The way it works here is, you have to register with anagency that is in turn licensed by this Ministry of Islamic Guidance. And youare assigned a translator. And, basically, most reporters here think they're,you know, they're tracked pretty closely. And the translator, whenever you talkto somebody in Farsi, is obviously there.
So, and then, you have to make your requests through themfor anyone who is official. So, for instance, I'm here doing a nuclear story,but we couldn't possibly get to any nuclear installation, any kind of evennuclear research lab, or talk to any nuclear scientists.
And you can't really go around them. Now, you certainly canmake private appointments with people who aren't in government. And all of usdo that. But it's pretty tightly, at least, monitored. Veteran reporters whohave been here several times say the atmosphere is definitely more restrictiveand more tense than it has been, say, in years past.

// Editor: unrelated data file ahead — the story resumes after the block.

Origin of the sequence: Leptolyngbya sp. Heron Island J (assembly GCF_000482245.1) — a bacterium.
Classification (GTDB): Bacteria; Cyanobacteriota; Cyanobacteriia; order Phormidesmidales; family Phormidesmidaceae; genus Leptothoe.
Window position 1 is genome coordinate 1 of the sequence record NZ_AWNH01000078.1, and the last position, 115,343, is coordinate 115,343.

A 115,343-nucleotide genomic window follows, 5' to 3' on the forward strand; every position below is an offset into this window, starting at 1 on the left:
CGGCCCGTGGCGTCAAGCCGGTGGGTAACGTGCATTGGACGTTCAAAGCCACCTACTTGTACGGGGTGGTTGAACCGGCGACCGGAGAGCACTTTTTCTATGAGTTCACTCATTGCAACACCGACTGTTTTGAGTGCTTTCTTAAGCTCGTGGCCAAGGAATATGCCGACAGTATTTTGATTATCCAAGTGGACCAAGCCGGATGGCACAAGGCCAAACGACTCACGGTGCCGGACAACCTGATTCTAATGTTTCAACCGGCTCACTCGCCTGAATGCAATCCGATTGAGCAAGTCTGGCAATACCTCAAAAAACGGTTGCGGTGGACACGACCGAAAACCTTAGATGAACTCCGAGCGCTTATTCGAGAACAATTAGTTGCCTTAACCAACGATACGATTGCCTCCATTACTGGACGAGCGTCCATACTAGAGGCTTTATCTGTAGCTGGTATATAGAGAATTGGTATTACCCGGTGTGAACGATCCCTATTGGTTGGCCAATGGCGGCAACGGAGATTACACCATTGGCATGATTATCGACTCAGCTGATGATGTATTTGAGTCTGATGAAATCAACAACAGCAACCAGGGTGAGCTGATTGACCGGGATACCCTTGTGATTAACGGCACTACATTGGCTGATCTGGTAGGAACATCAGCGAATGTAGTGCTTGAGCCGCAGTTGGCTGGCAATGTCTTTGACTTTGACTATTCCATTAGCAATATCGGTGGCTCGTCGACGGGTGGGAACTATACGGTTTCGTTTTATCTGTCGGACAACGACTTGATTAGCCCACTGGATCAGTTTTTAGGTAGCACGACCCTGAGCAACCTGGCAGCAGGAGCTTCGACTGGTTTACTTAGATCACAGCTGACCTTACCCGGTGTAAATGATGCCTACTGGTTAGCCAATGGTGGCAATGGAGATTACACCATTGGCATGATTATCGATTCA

RAY SUAREZ: Do you think you were followed during last week,when you were out and about and doing your work?
MARGARET WARNER: Well, the joke is, they don't need tofollow you, because you always have these cars or cabs. And, you know, theyknow exactly where you are.
So, no, I never thought I saw someone tailing me, thoughthere was an experience. Actually, we were at a cemetery, and I wasinterviewing people there. The next day, in a completely different location,the same plainclothes guy was hanging around. So, you know, you can draw yourown conclusions.